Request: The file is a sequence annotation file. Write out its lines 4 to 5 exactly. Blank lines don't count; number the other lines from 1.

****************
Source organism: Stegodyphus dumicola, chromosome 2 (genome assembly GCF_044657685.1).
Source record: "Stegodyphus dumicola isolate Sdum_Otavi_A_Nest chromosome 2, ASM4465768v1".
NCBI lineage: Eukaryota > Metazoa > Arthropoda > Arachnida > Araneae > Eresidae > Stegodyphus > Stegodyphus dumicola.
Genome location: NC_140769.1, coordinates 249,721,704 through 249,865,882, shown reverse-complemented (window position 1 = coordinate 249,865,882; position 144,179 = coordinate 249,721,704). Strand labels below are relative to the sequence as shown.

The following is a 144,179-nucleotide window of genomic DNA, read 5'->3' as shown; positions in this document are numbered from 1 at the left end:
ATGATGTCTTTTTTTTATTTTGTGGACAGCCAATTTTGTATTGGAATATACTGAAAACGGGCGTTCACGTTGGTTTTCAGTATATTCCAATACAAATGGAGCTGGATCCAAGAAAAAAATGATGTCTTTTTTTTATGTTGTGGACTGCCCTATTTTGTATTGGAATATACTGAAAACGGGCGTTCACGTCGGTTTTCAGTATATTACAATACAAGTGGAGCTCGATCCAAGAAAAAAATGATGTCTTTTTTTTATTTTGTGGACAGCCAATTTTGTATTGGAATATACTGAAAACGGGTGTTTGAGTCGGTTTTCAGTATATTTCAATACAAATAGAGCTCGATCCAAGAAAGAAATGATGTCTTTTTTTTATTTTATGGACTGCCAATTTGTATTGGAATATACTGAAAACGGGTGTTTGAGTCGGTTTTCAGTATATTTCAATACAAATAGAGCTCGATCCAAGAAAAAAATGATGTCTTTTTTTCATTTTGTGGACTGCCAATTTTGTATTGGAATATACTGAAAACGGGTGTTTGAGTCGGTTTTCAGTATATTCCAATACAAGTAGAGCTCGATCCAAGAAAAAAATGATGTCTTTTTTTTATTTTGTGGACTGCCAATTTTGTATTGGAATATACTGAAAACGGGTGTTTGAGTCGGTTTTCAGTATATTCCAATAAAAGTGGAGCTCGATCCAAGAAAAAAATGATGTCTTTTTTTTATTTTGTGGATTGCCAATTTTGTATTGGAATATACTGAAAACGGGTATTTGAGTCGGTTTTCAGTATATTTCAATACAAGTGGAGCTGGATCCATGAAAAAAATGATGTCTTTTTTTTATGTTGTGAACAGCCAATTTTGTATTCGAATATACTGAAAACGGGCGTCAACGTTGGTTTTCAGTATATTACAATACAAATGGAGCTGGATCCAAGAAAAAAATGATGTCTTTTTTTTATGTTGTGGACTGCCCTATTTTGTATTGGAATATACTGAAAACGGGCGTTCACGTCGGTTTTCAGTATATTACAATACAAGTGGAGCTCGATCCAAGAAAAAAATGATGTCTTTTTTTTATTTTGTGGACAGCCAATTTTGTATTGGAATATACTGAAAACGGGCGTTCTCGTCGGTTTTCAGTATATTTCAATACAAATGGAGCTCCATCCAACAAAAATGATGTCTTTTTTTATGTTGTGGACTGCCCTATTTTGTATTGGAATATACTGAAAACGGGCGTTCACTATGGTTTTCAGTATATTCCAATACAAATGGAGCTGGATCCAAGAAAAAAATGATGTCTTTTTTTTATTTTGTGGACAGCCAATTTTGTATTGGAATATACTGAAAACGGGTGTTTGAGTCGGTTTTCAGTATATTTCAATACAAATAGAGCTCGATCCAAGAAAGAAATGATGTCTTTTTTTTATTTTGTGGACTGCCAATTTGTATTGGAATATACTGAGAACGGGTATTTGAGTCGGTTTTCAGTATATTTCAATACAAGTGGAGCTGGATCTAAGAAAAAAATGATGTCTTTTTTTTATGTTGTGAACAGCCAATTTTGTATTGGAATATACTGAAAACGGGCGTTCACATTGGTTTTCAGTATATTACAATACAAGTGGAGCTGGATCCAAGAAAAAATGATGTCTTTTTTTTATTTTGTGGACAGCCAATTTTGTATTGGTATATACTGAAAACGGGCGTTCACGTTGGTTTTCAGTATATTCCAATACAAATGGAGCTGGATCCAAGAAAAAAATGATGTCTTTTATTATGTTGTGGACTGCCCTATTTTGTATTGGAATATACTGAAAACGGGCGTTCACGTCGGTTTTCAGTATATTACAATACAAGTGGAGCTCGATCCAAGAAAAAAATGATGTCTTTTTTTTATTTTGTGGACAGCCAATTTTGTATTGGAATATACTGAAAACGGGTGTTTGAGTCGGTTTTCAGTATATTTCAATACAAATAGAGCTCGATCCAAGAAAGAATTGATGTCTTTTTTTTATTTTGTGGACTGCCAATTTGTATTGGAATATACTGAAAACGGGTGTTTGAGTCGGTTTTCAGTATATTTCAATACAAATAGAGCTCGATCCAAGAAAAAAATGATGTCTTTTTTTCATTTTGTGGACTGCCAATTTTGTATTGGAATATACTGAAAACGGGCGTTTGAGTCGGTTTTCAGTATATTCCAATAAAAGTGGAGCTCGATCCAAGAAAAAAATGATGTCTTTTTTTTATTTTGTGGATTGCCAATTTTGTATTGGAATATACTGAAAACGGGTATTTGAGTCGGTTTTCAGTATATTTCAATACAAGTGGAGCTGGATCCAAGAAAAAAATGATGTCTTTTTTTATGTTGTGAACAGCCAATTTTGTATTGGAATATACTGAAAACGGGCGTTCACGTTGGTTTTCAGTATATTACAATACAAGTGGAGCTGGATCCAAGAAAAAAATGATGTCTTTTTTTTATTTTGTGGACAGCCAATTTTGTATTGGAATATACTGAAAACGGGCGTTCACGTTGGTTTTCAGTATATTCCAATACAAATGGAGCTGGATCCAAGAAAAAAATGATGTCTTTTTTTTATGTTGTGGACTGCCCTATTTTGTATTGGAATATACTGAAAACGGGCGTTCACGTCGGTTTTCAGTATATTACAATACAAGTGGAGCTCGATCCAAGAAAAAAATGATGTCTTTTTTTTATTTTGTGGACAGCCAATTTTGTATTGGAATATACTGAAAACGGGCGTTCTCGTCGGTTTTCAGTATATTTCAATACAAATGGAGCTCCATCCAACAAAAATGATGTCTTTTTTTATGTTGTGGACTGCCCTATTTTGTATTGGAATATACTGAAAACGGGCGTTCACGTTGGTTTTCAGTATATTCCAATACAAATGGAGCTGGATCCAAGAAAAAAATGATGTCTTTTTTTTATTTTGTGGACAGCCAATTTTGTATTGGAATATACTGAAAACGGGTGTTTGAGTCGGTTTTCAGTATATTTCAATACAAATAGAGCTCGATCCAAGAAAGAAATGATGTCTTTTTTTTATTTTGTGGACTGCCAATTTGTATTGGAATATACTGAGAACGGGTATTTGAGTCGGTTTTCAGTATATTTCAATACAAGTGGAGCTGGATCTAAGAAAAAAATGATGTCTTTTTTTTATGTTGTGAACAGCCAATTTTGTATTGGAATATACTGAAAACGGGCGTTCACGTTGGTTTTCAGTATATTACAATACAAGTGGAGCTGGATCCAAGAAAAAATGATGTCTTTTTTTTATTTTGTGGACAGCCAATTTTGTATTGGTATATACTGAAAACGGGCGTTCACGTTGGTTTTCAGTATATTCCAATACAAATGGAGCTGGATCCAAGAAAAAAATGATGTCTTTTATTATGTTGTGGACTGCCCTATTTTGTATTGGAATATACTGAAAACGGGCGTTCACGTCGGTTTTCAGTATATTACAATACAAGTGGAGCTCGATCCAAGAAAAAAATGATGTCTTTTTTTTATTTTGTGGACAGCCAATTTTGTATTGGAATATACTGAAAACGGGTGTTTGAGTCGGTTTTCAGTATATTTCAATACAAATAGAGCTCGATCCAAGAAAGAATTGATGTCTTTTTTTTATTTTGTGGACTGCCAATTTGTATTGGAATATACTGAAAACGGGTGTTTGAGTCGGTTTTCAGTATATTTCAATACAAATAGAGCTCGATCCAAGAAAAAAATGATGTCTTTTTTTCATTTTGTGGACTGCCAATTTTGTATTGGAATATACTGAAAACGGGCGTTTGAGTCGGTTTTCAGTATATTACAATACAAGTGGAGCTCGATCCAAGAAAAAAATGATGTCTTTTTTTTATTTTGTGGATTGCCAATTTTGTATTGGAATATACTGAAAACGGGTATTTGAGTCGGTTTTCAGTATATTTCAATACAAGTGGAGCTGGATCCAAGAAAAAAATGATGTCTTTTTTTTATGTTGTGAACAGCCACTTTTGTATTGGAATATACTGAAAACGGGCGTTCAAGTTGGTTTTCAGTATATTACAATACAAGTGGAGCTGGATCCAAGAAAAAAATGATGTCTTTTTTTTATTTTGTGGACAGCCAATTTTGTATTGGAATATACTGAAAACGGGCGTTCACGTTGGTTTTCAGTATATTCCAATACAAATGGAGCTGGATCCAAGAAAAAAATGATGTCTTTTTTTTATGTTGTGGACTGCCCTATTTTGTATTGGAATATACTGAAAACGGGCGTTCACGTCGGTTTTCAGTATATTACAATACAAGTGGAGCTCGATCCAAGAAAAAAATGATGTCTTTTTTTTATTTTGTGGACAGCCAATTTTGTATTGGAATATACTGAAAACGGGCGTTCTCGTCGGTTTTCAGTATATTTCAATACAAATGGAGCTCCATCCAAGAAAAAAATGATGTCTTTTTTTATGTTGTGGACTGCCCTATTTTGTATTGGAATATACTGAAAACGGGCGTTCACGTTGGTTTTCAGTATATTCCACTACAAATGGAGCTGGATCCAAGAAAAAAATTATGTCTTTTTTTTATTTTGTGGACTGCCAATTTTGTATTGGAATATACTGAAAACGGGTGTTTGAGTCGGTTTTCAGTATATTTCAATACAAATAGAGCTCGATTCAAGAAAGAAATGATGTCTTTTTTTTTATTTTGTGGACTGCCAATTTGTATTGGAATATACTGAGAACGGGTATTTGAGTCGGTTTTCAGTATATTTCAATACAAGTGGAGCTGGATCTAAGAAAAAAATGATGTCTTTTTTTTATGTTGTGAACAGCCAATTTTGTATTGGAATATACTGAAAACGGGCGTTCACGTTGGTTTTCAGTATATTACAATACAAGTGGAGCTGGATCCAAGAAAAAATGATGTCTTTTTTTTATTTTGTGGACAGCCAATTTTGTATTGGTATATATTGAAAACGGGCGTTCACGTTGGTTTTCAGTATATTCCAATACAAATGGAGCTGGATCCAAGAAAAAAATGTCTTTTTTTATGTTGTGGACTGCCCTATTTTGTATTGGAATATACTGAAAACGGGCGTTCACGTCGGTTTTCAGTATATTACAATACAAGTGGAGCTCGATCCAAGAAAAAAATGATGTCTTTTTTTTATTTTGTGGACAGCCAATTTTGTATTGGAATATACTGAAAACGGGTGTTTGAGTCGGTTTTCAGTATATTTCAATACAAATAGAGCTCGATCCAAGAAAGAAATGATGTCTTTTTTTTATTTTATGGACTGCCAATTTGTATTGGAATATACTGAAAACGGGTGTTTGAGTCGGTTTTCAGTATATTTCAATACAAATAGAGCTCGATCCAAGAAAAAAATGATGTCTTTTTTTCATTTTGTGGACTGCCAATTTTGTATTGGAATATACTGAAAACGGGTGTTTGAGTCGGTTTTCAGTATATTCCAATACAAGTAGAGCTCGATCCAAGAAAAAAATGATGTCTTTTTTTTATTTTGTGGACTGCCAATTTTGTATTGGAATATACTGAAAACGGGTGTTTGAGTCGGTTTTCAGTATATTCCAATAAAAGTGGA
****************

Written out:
Genome location: NC_140769.1, coordinates 249,721,704 through 249,865,882, shown reverse-complemented (window position 1 = coordinate 249,865,882; position 144,179 = coordinate 249,721,704). Strand labels below are relative to the sequence as shown.

The following is a 144,179-nucleotide window of genomic DNA, read 5'->3' as shown; positions in this document are numbered from 1 at the left end: